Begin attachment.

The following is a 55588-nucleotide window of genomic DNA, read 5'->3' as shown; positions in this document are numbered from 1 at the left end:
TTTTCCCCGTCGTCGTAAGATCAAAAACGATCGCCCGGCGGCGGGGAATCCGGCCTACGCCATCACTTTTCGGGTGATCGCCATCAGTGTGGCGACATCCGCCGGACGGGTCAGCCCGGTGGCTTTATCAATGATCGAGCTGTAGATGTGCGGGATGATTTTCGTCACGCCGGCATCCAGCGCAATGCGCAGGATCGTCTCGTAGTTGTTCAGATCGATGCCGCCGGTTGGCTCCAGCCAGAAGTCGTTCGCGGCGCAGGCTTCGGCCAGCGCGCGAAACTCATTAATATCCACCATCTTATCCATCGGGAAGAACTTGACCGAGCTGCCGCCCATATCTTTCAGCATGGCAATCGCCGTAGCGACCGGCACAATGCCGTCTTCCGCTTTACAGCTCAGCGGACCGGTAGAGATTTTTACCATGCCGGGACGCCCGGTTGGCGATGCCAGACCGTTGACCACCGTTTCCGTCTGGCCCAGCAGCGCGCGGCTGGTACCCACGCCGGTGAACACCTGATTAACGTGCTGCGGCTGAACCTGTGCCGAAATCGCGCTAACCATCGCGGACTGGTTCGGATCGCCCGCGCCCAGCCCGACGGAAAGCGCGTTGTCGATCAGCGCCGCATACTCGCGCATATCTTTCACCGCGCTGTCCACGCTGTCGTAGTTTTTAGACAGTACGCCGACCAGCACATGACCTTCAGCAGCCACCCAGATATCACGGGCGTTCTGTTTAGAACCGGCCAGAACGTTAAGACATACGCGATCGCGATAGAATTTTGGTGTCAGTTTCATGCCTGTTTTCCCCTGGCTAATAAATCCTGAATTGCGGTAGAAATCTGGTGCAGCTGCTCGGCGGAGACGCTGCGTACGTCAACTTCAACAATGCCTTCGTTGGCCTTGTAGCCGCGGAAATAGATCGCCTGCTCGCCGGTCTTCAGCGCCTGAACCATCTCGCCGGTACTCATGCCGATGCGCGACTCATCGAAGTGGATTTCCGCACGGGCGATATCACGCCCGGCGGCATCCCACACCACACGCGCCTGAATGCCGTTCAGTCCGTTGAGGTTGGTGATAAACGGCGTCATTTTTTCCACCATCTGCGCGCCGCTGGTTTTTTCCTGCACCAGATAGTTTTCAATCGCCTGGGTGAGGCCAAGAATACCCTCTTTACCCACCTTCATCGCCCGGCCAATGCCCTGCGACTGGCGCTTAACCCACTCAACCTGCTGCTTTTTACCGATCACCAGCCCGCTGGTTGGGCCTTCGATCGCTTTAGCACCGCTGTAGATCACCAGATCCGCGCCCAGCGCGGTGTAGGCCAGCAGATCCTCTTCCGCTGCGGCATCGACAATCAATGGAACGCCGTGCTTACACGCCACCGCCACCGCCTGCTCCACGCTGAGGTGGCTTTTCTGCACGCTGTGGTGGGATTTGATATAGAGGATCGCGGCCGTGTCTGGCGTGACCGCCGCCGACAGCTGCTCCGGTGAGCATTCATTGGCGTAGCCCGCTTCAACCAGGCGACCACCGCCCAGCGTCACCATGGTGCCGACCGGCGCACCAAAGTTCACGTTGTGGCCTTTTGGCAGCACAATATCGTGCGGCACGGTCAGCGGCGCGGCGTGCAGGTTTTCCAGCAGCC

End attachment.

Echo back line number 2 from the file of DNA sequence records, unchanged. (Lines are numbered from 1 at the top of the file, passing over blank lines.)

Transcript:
TTTTCCCCGTCGTCGTAAGATCAAAAACGATCGCCCGGCGGCGGGGAATCCGGCCTACGCCATCACTTTTCGGGTGATCGCCATCAGTGTGGCGACATCCGCCGGACGGGTCAGCCCGGTGGCTTTATCAATGATCGAGCTGTAGATGTGCGGGATGATTTTCGTCACGCCGGCATCCAGCGCAATGCGCAGGATCGTCTCGTAGTTGTTCAGATCGATGCCGCCGGTTGGCTCCAGCCAGAAGTCGTTCGCGGCGCAGGCTTCGGCCAGCGCGCGAAACTCATTAATATCCACCATCTTATCCATCGGGAAGAACTTGACCGAGCTGCCGCCCATATCTTTCAGCATGGCAATCGCCGTAGCGACCGGCACAATGCCGTCTTCCGCTTTACAGCTCAGCGGACCGGTAGAGATTTTTACCATGCCGGGACGCCCGGTTGGCGATGCCAGACCGTTGACCACCGTTTCCGTCTGGCCCAGCAGCGCGCGGCTGGTACCCACGCCGGTGAACACCTGATTAACGTGCTGCGGCTGAACCTGTGCCGAAATCGCGCTAACCATCGCGGACTGGTTCGGATCGCCCGCGCCCAGCCCGACGGAAAGCGCGTTGTCGATCAGCGCCGCATACTCGCGCATATCTTTCACCGCGCTGTCCACGCTGTCGTAGTTTTTAGACAGTACGCCGACCAGCACATGACCTTCAGCAGCCACCCAGATATCACGGGCGTTCTGTTTAGAACCGGCCAGAACGTTAAGACATACGCGATCGCGATAGAATTTTGGTGTCAGTTTCATGCCTGTTTTCCCCTGGCTAATAAATCCTGAATTGCGGTAGAAATCTGGTGCAGCTGCTCGGCGGAGACGCTGCGTACGTCAACTTCAACAATGCCTTCGTTGGCCTTGTAGCCGCGGAAATAGATCGCCTGCTCGCCGGTCTTCAGCGCCTGAACCATCTCGCCGGTACTCATGCCGATGCGCGACTCATCGAAGTGGATTTCCGCACGGGCGATATCACGCCCGGCGGCATCCCACACCACACGCGCCTGAATGCCGTTCAGTCCGTTGAGGTTGGTGATAAACGGCGTCATTTTTTCCACCATCTGCGCGCCGCTGGTTTTTTCCTGCACCAGATAGTTTTCAATCGCCTGGGTGAGGCCAAGAATACCCTCTTTACCCACCTTCATCGCCCGGCCAATGCCCTGCGACTGGCGCTTAACCCACTCAACCTGCTGCTTTTTACCGATCACCAGCCCGCTGGTTGGGCCTTCGATCGCTTTAGCACCGCTGTAGATCACCAGATCCGCGCCCAGCGCGGTGTAGGCCAGCAGATCCTCTTCCGCTGCGGCATCGACAATCAATGGAACGCCGTGCTTACACGCCACCGCCACCGCCTGCTCCACGCTGAGGTGGCTTTTCTGCACGCTGTGGTGGGATTTGATATAGAGGATCGCGGCCGTGTCTGGCGTGACCGCCGCCGACAGCTGCTCCGGTGAGCATTCATTGGCGTAGCCCGCTTCAACCAGGCGACCACCGCCCAGCGTCACCATGGTGCCGACCGGCGCACCAAAGTTCACGTTGTGGCCTTTTGGCAGCACAATATCGTGCGGCACGGTCAGCGGCGCGGCGTGCAGGTTTTCCAGCAGCC